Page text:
July 6, 2016
A 50-mile-long garage sale is a scavenger hunter’s dream and they’ll follow that dream on State Route 90, from Montezuma to Homer on July 30 and 31 this year. The sale, which is... Read on »
This week, I hit one of my favorite farmer’s stands in Cayuga County and picked up a huge pile of “aliens” or as you could call them – gourds. These gnarled and twisted, wart covered, multi-colored vegetables look like they come from some other universe, but they are perfect decorative accents during the fall season. They are a very inexpensive way to bring the nature and color of the Finger Lakes into your home.
I picked up an assortment of shapes, sizes, colors and textures. These will add a festive touch to my Halloween decorations and then deck out my Thanksgiving table. I often pile them up in a wooden bowl with a few apples. This both looks and smells good as the apples ripen. A quick wipe with a dry cloth and any dirt can be removed before you start your arrangement. After I am done with the gourds and apples, I toss them out in my garden and the birds and squirrels enjoy snacking on them. There might even be a seed that germinates next spring and I will have my own crop of aliens.
Largely inedible, gourds were domesticated by man over 10,000 years ago and were used for utensils like bowls and cups and also as musical instruments. Varieties range from the dolphin, crock neck, bird house, egg, bottle which resemble bowling pins, Turk’s Turban and more. They can be the size of an egg or as big as a basketball. Colors vary from creamy white to bright orange to deep green with stripes, polka dots and all other design combinations imaginable! There are even mini-gourds which look like miniscule pumpkins. Today, craftsmen around the world still use gourds for utilitarian purposes but also for jewelry and basket making.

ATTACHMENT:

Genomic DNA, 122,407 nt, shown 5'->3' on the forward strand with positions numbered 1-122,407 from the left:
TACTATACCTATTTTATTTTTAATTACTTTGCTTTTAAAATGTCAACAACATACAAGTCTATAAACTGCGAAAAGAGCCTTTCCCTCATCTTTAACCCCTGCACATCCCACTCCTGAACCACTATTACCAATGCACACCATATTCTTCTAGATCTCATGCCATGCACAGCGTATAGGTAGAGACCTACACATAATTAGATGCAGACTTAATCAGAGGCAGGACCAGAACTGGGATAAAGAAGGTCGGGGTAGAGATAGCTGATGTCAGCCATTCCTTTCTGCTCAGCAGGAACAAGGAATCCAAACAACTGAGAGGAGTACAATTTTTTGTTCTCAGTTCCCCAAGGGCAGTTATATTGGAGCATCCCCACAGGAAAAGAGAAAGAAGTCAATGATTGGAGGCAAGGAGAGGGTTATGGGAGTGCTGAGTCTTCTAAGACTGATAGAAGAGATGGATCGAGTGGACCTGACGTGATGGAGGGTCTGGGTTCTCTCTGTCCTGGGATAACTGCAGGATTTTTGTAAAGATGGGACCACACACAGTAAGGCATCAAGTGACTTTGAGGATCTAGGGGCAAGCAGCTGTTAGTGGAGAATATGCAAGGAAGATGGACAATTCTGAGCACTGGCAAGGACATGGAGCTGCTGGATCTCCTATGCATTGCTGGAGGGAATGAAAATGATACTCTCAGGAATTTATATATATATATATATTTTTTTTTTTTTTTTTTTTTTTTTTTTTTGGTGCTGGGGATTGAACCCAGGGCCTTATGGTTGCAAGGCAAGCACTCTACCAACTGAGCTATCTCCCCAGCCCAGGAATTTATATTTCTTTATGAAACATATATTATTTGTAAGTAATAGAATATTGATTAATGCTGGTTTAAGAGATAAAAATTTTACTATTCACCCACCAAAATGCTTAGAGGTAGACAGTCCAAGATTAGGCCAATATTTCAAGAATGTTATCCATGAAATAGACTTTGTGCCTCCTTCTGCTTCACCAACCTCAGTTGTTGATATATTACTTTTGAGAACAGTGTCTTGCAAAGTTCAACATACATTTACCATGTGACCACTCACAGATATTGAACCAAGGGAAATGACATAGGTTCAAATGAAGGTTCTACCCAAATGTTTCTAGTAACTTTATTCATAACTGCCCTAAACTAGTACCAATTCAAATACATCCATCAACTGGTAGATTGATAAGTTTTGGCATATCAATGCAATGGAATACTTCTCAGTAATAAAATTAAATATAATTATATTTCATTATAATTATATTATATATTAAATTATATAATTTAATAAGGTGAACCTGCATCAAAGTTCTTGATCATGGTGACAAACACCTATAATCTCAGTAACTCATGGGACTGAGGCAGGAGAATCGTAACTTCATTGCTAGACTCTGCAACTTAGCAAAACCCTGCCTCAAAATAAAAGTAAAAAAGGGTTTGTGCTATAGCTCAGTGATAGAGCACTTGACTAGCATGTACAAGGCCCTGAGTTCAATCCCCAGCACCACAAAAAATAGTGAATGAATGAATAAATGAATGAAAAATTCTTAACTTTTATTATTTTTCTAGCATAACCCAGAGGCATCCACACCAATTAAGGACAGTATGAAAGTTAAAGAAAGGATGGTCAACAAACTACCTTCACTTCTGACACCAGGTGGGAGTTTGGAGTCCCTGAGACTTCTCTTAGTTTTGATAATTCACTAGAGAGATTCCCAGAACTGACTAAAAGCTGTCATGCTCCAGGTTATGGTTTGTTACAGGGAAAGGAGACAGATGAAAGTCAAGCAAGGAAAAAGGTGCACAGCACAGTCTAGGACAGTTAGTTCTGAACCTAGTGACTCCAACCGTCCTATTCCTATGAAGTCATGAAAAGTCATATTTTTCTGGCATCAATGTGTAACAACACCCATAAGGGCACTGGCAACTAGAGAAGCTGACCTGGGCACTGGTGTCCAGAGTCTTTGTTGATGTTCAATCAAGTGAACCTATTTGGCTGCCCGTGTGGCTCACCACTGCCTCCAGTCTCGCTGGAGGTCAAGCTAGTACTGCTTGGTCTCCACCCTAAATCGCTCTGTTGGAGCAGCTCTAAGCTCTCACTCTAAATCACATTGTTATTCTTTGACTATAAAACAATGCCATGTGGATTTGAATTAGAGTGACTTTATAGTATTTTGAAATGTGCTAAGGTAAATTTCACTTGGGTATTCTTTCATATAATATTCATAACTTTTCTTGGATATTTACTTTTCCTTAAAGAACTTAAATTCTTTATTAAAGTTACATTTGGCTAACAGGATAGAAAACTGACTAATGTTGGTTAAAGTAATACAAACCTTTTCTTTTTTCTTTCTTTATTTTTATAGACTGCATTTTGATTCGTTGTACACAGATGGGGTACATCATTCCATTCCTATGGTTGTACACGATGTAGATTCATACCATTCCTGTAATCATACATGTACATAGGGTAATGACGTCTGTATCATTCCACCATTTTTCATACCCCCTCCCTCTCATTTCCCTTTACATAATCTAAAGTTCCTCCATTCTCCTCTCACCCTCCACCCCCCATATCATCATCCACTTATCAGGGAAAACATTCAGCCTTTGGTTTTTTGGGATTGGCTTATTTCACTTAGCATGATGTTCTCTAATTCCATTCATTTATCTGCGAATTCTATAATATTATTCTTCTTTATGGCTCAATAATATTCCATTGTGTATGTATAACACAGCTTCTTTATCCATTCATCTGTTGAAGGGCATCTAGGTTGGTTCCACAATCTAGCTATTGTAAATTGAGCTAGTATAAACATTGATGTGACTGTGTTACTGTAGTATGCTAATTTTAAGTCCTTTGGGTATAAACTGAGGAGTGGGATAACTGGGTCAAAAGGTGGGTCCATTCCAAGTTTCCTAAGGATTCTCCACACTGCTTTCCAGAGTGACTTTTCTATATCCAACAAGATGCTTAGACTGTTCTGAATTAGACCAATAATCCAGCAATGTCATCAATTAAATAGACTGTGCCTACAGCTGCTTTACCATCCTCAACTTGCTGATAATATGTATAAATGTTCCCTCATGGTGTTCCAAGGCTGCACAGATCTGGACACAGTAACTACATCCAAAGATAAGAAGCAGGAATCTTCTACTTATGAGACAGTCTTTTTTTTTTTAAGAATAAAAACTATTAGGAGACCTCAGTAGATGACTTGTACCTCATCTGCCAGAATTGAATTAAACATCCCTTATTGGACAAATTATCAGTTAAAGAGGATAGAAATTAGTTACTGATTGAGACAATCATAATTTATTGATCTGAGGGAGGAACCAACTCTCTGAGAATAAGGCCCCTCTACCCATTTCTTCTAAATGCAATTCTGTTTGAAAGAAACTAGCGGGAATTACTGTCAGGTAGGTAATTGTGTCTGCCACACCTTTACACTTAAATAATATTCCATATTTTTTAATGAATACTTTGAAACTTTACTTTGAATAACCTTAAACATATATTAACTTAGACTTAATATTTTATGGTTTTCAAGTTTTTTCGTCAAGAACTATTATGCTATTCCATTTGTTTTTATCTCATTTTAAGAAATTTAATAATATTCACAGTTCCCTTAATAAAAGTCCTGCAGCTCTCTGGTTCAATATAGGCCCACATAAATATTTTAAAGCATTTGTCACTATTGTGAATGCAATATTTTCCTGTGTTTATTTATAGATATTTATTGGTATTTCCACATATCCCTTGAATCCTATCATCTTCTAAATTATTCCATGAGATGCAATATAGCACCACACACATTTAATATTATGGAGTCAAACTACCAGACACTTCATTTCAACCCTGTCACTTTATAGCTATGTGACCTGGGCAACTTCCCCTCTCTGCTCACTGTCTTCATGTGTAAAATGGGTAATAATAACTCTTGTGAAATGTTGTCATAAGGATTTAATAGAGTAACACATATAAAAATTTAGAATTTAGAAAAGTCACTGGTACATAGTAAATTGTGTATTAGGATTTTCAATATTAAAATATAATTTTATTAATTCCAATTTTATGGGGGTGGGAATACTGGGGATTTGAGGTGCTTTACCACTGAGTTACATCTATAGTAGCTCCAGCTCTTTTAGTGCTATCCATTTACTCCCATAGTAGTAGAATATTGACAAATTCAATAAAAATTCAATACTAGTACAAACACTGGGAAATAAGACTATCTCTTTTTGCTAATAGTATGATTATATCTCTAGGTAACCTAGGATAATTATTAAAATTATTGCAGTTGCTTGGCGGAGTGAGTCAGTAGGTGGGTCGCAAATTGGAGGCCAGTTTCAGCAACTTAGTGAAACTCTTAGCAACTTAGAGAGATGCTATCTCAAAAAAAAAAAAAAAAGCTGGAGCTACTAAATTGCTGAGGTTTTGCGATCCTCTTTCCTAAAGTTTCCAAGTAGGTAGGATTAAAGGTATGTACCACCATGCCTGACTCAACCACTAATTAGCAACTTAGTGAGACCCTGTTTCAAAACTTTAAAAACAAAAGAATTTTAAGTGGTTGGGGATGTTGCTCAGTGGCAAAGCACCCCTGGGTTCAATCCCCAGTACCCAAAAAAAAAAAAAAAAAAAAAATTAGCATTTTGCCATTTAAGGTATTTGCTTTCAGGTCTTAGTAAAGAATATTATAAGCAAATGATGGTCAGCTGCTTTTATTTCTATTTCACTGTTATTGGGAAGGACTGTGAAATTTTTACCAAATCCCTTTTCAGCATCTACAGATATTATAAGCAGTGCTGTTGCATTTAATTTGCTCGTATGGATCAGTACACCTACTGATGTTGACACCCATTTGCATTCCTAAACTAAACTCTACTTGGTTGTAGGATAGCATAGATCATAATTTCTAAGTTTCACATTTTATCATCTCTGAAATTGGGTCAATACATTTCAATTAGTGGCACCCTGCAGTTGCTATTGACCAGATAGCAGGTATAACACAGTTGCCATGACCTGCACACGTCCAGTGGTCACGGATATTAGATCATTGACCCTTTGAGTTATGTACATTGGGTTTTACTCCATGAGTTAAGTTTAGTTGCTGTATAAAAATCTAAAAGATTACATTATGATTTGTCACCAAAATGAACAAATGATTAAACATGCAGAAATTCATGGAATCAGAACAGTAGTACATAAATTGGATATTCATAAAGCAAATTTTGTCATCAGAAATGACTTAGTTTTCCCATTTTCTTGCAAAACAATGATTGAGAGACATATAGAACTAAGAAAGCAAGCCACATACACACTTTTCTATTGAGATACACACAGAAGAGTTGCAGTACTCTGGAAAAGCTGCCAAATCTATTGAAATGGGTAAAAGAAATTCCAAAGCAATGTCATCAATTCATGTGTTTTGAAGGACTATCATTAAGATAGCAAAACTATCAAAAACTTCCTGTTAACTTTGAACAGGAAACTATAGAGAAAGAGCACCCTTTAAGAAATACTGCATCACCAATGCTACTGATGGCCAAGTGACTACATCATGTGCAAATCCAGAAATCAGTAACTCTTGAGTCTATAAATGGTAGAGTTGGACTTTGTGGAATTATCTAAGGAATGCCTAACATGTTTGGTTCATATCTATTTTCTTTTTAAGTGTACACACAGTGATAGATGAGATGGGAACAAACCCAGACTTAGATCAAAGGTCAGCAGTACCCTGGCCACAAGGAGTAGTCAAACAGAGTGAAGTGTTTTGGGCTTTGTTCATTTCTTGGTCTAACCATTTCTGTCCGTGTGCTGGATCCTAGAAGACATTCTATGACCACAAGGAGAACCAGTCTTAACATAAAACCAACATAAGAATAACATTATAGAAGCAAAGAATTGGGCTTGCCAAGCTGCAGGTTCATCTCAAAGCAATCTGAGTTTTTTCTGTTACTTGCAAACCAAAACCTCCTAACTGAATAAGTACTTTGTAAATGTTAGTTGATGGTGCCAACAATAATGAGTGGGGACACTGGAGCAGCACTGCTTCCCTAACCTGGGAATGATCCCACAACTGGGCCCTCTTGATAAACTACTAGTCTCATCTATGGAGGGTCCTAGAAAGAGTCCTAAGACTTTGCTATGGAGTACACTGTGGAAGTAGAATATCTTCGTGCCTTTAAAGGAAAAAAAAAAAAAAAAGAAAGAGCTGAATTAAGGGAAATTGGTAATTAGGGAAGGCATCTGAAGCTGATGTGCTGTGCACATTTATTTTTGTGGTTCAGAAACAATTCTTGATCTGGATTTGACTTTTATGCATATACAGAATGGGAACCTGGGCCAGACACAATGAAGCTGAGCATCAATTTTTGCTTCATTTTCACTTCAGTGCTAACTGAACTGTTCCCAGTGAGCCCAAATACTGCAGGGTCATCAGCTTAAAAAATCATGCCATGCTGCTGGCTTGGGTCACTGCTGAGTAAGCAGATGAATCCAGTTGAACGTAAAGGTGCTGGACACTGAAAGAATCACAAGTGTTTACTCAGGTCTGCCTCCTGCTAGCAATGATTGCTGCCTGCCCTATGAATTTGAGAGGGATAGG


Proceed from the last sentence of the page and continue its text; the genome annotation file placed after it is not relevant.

Drive down just about any county road in the Finger Lakes, or stop into a Cayuga County Farmers Market and you will find your own supply of gourds. Be inspired by these invading, bizarre aliens!
Susan Marteney teaches Community Education classes at CCC and is a co-owner of Tuxill House, a European-style guest house in Auburn, an avid gardener and a community activist.